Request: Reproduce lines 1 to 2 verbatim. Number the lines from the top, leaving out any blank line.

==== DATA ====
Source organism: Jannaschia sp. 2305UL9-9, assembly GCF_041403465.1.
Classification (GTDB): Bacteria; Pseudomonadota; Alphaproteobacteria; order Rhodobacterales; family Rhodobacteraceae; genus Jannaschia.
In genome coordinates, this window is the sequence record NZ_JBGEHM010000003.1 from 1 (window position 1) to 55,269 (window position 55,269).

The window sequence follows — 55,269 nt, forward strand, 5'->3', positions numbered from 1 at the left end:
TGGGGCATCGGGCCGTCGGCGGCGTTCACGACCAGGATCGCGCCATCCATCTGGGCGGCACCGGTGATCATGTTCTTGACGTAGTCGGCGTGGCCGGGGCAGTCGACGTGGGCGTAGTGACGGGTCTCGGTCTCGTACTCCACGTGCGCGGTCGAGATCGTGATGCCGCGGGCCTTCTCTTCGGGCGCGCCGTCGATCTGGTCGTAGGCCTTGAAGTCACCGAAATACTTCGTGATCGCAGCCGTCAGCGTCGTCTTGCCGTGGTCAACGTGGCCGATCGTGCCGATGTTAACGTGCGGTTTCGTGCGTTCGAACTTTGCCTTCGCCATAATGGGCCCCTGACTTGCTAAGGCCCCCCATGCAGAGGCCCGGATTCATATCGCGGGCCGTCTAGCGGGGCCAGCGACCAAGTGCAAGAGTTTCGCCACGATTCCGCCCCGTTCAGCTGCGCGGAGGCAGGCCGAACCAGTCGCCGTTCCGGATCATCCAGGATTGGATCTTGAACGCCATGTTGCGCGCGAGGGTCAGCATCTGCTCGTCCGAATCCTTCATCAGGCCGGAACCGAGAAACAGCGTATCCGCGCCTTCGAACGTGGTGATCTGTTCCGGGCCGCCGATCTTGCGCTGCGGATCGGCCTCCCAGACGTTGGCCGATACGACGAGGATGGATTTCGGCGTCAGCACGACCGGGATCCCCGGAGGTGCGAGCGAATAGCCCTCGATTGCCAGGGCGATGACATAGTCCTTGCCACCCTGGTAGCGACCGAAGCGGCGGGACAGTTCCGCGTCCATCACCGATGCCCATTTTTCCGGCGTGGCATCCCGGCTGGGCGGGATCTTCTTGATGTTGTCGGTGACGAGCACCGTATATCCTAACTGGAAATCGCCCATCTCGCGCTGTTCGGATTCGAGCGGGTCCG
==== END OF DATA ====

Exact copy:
Source organism: Jannaschia sp. 2305UL9-9, assembly GCF_041403465.1.
Classification (GTDB): Bacteria; Pseudomonadota; Alphaproteobacteria; order Rhodobacterales; family Rhodobacteraceae; genus Jannaschia.